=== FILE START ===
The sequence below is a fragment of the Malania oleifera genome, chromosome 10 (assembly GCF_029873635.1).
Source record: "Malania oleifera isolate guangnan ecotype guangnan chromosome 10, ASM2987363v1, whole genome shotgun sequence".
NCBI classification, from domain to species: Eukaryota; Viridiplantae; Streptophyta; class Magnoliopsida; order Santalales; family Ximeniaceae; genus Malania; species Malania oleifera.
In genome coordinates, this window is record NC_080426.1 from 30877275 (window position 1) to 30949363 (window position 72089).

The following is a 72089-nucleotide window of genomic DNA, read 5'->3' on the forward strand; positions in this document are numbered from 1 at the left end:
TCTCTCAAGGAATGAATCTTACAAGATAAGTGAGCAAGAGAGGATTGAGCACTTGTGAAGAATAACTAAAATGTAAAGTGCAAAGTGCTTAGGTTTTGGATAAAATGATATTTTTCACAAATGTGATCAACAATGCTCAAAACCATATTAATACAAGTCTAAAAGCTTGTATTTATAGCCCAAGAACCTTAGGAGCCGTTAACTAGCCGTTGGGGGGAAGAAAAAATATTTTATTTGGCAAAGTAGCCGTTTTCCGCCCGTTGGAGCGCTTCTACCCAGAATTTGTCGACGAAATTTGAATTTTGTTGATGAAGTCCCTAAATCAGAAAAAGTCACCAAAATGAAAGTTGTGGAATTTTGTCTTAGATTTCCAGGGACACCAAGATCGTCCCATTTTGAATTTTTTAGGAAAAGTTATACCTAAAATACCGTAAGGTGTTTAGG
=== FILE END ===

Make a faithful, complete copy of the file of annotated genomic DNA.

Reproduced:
The sequence below is a fragment of the Malania oleifera genome, chromosome 10 (assembly GCF_029873635.1).
Source record: "Malania oleifera isolate guangnan ecotype guangnan chromosome 10, ASM2987363v1, whole genome shotgun sequence".
NCBI classification, from domain to species: Eukaryota; Viridiplantae; Streptophyta; class Magnoliopsida; order Santalales; family Ximeniaceae; genus Malania; species Malania oleifera.
In genome coordinates, this window is record NC_080426.1 from 30877275 (window position 1) to 30949363 (window position 72089).

The following is a 72089-nucleotide window of genomic DNA, read 5'->3' on the forward strand; positions in this document are numbered from 1 at the left end:
TCTCTCAAGGAATGAATCTTACAAGATAAGTGAGCAAGAGAGGATTGAGCACTTGTGAAGAATAACTAAAATGTAAAGTGCAAAGTGCTTAGGTTTTGGATAAAATGATATTTTTCACAAATGTGATCAACAATGCTCAAAACCATATTAATACAAGTCTAAAAGCTTGTATTTATAGCCCAAGAACCTTAGGAGCCGTTAACTAGCCGTTGGGGGGAAGAAAAAATATTTTATTTGGCAAAGTAGCCGTTTTCCGCCCGTTGGAGCGCTTCTACCCAGAATTTGTCGACGAAATTTGAATTTTGTTGATGAAGTCCCTAAATCAGAAAAAGTCACCAAAATGAAAGTTGTGGAATTTTGTCTTAGATTTCCAGGGACACCAAGATCGTCCCATTTTGAATTTTTTAGGAAAAGTTATACCTAAAATACCGTAAGGTGTTTAGG